I have a particular fondness for the class 103 electric locomotives that were a common sight on intercity trains as I was growing up, even if I only had one opportunity to see them for real in 1984. The elegance of a 103 once again hauling a rake of red and cream coaches, recalling the golden era of the Trans Europ Express, was something that I could not miss. Three of the opportunities that I picked out were designed to capture this sight at its best.

The first opportunity came from the riverside at Bullay, with DB electric 103 113-7 hauling a special across the Moselle using the double deck bridge at Bullay on the saturday morning. It couldn’t have been a better start – the sun gloriously illuminating the steep hillside vines of the Stein family behind the bridge as the train passed.

In the evening I returned to the same location, this time taking the zig zag path up the hillside to the top of the vines for a view down on the bridge. By this point the first rain had arrived, necessitating a little shelter amidst the trees as we waited. The arrival of the evening train from Koblenz was delayed by around half an hour, but luckily appeared before I had to abandon to catch catch my train back. Only later did I hear the sad news that the day’s schedule had been interrupted by a serious spectator injury at Trier.

DB electric 103 113-7 hauls a special from Koblenz to Trier across the double deck bridge at Bullay on the evening of Saturday 28th April 2018

Our next encounter with 103 113-7 came the next day. We took the train from Trier to Bullay, then switched to a much smaller shuttle for a six minute hop on the Traben-Trarbach branch line. A leisurely 45 minute walk along the cycle path from Reil, the first stop on the branch, brought us to a small stony beach with a terrific view of the 786 metre-long Pünderich Hangviadukt. It was the perfect spot for spectating and the sun even deigned to come out for the veteran electric – a vast improvement on the rain and gloom that had greeted us at the start of our walk.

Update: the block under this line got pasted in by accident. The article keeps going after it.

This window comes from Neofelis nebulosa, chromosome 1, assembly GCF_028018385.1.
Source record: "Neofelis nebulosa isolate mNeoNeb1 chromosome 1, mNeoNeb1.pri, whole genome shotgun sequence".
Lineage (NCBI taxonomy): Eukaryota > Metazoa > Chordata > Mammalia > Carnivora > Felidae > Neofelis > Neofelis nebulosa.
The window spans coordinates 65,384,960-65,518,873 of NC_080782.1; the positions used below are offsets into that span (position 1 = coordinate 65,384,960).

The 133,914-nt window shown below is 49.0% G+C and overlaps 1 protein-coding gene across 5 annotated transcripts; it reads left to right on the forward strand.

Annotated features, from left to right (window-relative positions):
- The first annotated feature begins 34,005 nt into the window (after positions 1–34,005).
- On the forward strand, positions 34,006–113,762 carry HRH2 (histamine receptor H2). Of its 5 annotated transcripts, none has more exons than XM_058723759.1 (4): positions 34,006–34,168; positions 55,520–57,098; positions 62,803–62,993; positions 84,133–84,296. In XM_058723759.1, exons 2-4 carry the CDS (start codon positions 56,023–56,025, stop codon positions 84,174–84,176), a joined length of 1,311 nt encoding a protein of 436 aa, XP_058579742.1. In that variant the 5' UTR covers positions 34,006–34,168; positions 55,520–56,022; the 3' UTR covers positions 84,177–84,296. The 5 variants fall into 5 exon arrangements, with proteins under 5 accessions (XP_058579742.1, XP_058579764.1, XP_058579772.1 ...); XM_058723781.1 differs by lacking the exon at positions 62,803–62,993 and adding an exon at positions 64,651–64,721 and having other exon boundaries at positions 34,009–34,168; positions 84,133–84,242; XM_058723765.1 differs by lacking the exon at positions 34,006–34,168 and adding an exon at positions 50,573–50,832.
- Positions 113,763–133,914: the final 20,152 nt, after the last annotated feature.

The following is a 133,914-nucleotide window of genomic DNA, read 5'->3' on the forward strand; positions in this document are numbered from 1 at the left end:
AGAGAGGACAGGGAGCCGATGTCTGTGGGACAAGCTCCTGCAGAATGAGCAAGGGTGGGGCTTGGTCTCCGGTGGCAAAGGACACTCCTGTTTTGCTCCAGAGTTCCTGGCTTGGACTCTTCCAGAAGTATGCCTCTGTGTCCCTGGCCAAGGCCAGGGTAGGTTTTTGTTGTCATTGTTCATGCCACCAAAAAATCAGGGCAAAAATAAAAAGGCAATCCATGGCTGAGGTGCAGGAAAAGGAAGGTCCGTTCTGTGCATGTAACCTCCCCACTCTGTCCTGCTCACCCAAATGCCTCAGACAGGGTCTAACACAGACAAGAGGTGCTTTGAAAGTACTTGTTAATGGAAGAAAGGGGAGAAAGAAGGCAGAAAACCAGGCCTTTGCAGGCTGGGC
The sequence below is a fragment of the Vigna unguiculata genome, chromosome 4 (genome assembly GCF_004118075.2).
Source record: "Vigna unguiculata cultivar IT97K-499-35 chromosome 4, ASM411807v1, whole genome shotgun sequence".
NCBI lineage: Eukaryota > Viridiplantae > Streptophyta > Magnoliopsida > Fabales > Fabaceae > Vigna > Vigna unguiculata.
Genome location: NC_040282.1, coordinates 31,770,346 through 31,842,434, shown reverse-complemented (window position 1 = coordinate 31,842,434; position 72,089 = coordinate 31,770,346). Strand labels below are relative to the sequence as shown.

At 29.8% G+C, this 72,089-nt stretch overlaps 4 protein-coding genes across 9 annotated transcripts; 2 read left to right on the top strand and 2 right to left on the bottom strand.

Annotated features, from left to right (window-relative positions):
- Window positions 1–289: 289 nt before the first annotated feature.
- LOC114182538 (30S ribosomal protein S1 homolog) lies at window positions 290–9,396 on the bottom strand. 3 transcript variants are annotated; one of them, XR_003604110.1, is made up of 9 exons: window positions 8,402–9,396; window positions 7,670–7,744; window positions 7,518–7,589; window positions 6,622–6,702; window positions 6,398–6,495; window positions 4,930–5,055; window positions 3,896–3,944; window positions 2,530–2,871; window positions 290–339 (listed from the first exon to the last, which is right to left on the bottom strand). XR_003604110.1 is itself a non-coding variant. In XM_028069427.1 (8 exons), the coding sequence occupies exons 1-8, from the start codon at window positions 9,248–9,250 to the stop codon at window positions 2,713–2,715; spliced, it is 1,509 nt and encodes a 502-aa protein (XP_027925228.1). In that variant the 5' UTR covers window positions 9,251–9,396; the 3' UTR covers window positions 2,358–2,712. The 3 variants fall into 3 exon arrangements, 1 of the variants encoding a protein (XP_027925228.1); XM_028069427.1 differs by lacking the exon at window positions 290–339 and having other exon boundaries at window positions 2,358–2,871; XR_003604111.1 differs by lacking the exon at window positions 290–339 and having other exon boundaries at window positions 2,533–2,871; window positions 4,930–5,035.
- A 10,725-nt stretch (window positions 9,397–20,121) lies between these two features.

As we left Pünderich behind we could see that all of the little beaches and vantage points had been filled by photographers, ready to snap the steam special due around midday. I took my chances with that at Bullay but the sun disappeared moments before the train crossed the bridge. Some you win, some you lose.

DB electric 103 113-7 hauls a special from Trier to Koblenz along the Pünderich Hangviadukt on Sunday 29th April 2018

On a handful of occasions during this event I simply enjoyed the spectacle, rather than photographing it, such as with the parallel morning run of trains to Saarbrücken and Nennig run parallel between Trier and Karthaus. At other times, the wisdom of standing on a bridge in a gale or in the pouring rain at a hilltop chapel, camera in hand, seemed suspect but the resulting pictures were usually sufficient reward. I might not have come away from this trip with a stackful of shots but I certainly had one or two that looked alright.

One night stays in Luxembourg City sandwiched our trip to Trier, giving us an opportunity to enjoy the sight of many regular service trains crossing the impressive Pulvermuhl and Pffafenthal viaducts. It seemed like a good way to start and finish the trip. Here’s hoping that this isn’t the last of the spectaculars and that we’ll be plotting another eclectic mix of sightseeing and railway photography in another few years.


Tagged with: